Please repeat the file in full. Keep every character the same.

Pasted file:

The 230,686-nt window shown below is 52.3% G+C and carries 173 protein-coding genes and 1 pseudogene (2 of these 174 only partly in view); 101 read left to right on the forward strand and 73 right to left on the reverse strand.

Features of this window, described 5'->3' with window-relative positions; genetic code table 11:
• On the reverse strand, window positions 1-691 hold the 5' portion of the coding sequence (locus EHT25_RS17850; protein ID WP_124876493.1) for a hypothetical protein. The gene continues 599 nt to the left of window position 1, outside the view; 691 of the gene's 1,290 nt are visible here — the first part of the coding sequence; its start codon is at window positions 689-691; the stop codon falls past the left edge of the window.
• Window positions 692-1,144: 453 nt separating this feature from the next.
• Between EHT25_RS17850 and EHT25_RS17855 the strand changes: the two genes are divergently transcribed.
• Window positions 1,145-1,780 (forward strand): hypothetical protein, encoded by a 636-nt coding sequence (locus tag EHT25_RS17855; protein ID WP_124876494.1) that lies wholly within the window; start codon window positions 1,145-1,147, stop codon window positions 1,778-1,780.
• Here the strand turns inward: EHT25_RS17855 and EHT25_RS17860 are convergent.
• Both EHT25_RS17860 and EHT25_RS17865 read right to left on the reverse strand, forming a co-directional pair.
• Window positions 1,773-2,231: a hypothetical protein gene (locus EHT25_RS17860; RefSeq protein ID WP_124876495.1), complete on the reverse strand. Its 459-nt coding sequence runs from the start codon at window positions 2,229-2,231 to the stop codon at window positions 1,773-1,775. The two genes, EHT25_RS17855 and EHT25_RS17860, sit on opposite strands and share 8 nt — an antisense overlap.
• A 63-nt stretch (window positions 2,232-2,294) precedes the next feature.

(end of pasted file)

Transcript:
The 230,686-nt window shown below is 52.3% G+C and carries 173 protein-coding genes and 1 pseudogene (2 of these 174 only partly in view); 101 read left to right on the forward strand and 73 right to left on the reverse strand.

Features of this window, described 5'->3' with window-relative positions; genetic code table 11:
• On the reverse strand, window positions 1-691 hold the 5' portion of the coding sequence (locus EHT25_RS17850; protein ID WP_124876493.1) for a hypothetical protein. The gene continues 599 nt to the left of window position 1, outside the view; 691 of the gene's 1,290 nt are visible here — the first part of the coding sequence; its start codon is at window positions 689-691; the stop codon falls past the left edge of the window.
• Window positions 692-1,144: 453 nt separating this feature from the next.
• Between EHT25_RS17850 and EHT25_RS17855 the strand changes: the two genes are divergently transcribed.
• Window positions 1,145-1,780 (forward strand): hypothetical protein, encoded by a 636-nt coding sequence (locus tag EHT25_RS17855; protein ID WP_124876494.1) that lies wholly within the window; start codon window positions 1,145-1,147, stop codon window positions 1,778-1,780.
• Here the strand turns inward: EHT25_RS17855 and EHT25_RS17860 are convergent.
• Both EHT25_RS17860 and EHT25_RS17865 read right to left on the reverse strand, forming a co-directional pair.
• Window positions 1,773-2,231: a hypothetical protein gene (locus EHT25_RS17860; RefSeq protein ID WP_124876495.1), complete on the reverse strand. Its 459-nt coding sequence runs from the start codon at window positions 2,229-2,231 to the stop codon at window positions 1,773-1,775. The two genes, EHT25_RS17855 and EHT25_RS17860, sit on opposite strands and share 8 nt — an antisense overlap.
• A 63-nt stretch (window positions 2,232-2,294) precedes the next feature.